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New Have Superior Court Judge Jon Blue wrapped up testimony in the Joshua Komisarjevsky case early on Thursday. By 12:30 p.m. everyone was out of the courthouse and heading home. Things won't start back up again until Monday.
With the first week down in the trial, it's impossible not to notice how this current case both resembles and differs from the Steven Hayes proceedings from a year ago.
The coverage is the same, with hoards of reporters crowding into the courtroom. Twitter is once again the preferred social media outlet for coverage. Anything happening is being reported in real time, in the least amount of characters possible.
It is also obvious that the Komisarjevsky defense team is approaching this trial the way the Hayes team did: assume the verdict is guilty and set up the defense for the punishment phase. The defense? “I didn't want anything to get out of hand. It was the other guy who was blood thirsty.” Again, the same as Hayes.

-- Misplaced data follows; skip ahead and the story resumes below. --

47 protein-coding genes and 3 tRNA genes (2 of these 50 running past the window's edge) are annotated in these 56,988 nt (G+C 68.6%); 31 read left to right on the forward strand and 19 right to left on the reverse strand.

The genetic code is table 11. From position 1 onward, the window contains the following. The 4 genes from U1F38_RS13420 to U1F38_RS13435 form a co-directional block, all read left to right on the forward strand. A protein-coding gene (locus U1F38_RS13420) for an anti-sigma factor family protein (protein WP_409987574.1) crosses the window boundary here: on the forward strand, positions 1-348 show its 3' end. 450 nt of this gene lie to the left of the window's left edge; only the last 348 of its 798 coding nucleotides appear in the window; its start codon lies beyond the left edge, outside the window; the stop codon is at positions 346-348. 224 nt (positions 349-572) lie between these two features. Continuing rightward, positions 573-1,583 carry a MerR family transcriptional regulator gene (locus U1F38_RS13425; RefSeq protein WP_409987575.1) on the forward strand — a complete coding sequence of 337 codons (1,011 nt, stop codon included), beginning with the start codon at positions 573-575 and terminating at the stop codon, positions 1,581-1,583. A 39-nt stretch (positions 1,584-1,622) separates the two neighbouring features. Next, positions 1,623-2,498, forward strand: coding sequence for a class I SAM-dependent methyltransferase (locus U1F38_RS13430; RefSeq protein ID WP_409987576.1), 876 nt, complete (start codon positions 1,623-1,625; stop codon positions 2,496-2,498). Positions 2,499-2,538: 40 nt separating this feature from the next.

It's clear that 12 months didn't do much to dilute the graphic nature of this case. The family, though they have lived with the particulars of what happened on that fateful July night in 2007, when Hayes and Komisarjevsky allegedly broke into the home of the Petit family in Cheshire, beat Dr. William Petit with a baseball bat, held Jennifer Hawke-Petit and her teenage daughters, Hayley and Michaela, hostage, extorted money from them, then killed them to cover up the evidence (while burning down the house), hearing it repeated has not numbed them. The tears have flowed, and the jury has responded in kind.